Tiger-Eye Review – Week 1
SECond thoughts on games of interest
How we play the game Edition
The Tiger-Eye Review looks at the games that all SEC teams play throughout the season. For those of you who followed my previous ‘Dirty Dozen‘ and Cafe Malzahn series, this is my new take on an old format. I’ll review the week’s games, highlight points of interest, tendencies and potential issues for the remaining season for the premier conference of NCAA football and any future games these teams may play against the Auburn Tigers.
It’s hard to judge a team by its opening game. So many factors are in play: the relative quality of the opposition, newness of schemes both offensive and defensive, new starters, often new coaching staffs and, in the case of several SEC teams, the disciplinary suspension of significant numbers of players. Preseason rankings are fine and good, but the bottom of any rational analysis will be how teams performed in their first action. Some teams played highly ranked and dangerous teams, others played cupcakes. Some showed wild swings of ability between halves and, sometimes, even individual possessions.
For some the results were spectacular. For others, disturbing. Some fan bases are celebrating last-second wins against the odds, and others are wondering where it all went wrong and starting to question the choices of their respective coaching staffs. All in all, the start of the season in the SEC has a been a sight to see.
Sifting through the welter of confusing reports and games, I tend to fall back to the numbers. Just how well did SEC teams play this week?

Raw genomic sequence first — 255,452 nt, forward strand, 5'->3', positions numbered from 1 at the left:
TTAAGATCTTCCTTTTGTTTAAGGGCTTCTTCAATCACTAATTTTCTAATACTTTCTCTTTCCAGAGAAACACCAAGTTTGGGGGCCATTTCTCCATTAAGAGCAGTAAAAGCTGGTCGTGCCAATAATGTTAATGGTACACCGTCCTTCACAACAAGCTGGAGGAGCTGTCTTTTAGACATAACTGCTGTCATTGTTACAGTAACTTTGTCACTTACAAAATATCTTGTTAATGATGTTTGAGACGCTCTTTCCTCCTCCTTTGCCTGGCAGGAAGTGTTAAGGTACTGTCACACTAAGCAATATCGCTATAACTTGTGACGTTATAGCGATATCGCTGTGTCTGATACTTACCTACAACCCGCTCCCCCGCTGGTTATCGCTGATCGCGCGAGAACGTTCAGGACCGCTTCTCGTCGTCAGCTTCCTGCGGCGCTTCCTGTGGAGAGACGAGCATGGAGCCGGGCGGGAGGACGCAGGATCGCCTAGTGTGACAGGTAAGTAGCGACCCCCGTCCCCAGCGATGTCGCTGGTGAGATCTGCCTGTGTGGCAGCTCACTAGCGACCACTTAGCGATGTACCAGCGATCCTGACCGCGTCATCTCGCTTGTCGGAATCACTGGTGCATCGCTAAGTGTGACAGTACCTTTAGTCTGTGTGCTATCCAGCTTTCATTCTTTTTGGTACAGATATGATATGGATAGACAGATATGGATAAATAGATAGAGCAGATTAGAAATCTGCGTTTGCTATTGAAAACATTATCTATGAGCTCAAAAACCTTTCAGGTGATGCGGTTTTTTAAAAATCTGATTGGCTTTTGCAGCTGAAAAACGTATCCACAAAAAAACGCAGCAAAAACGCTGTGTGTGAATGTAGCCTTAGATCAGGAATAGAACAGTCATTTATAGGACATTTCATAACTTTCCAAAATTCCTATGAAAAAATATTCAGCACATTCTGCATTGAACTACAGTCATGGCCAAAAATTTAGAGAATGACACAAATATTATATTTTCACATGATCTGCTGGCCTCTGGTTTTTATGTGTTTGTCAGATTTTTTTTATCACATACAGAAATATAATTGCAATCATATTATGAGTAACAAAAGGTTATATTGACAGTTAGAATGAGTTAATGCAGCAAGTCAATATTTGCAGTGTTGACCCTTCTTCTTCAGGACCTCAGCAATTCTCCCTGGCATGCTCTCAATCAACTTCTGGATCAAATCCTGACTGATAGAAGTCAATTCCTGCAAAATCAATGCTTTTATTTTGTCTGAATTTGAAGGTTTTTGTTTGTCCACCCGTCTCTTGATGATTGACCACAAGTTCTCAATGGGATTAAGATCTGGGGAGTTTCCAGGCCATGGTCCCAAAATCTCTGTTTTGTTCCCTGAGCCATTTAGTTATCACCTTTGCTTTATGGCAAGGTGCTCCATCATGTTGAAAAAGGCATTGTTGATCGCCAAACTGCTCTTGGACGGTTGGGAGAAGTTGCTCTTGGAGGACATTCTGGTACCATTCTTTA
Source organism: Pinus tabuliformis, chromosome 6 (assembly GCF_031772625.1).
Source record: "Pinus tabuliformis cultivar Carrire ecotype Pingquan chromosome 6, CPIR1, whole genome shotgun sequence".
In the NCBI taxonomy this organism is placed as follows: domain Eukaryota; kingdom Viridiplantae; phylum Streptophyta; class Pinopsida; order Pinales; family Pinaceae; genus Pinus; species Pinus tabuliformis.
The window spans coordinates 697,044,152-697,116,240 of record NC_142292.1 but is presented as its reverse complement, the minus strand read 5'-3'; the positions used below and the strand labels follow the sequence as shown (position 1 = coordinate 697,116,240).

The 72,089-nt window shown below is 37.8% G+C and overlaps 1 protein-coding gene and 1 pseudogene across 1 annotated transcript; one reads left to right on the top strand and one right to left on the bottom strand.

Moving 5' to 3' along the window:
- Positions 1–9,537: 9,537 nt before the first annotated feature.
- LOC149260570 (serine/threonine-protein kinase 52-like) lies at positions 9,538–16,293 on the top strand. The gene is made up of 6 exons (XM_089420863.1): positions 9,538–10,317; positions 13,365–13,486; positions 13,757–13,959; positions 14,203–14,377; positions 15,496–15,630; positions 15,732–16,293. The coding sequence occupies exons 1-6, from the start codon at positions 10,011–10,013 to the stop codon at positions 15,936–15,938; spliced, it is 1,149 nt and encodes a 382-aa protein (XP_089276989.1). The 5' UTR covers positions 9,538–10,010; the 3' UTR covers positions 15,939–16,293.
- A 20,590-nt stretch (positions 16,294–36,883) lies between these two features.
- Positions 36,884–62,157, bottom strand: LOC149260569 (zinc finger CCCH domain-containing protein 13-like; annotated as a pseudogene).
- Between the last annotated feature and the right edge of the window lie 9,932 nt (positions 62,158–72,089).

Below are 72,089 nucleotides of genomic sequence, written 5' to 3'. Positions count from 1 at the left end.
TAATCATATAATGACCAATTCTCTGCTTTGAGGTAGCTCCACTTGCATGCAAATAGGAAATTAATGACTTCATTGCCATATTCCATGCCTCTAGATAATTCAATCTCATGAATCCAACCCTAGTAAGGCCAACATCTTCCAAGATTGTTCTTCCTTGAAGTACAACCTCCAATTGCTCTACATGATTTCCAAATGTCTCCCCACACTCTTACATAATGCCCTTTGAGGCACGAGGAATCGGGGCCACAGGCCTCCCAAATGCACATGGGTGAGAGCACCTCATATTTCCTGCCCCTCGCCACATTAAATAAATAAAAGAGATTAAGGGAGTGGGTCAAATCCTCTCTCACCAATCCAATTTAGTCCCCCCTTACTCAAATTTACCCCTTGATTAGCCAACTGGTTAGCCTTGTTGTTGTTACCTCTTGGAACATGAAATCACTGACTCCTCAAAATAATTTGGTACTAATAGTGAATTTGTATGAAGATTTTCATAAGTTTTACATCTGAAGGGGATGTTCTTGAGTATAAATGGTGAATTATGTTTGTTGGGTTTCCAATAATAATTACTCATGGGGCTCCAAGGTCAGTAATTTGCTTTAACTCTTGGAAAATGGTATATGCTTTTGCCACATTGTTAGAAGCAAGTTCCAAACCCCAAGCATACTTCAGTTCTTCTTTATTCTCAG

Overall in terms of results, fairly well. As a league we played no fewer than five power-5 conference teams and won three of those games. We lost another by a single point. The only team that lost by multiple touchdowns was also missing no fewer than 11 players from the roster. All other games against SunBelt, FCS, independents and Conference USA were easy wins.
Not bad, but when you start to look at the Cafe Malzahn criteria, the picture starts to clear a bit on just how well or poorly individual teams played.
If you remember, these are the stats that make the difference between exceptional, marginal and poor teams.
How did the various teams perform on offense this week?
Let’s take a look.
Let’s look at the SEC West.
Well if there was any lack of scoring in the West, it didn’t show except in a couple of games. Alabama played against a powerful and swarming FSU defense that hampered its new offense all night. LSU and Auburn struggled at times, either in points scored or third-down conversions, but neither game was ever really in doubt. TAMU, however, was a study of two halves. For 30 minutes of clock time, the Aggies seemed to be firing on all cylinders, marching down the field time and again into the third quarter. Then a couple of minor injuries and an adjustment by the UCLA defense and suddenly, they couldn’t seem to gain a yard. Running back Trayveon Williams had 188 yards in the first half and just 15 in the second.
But in the East…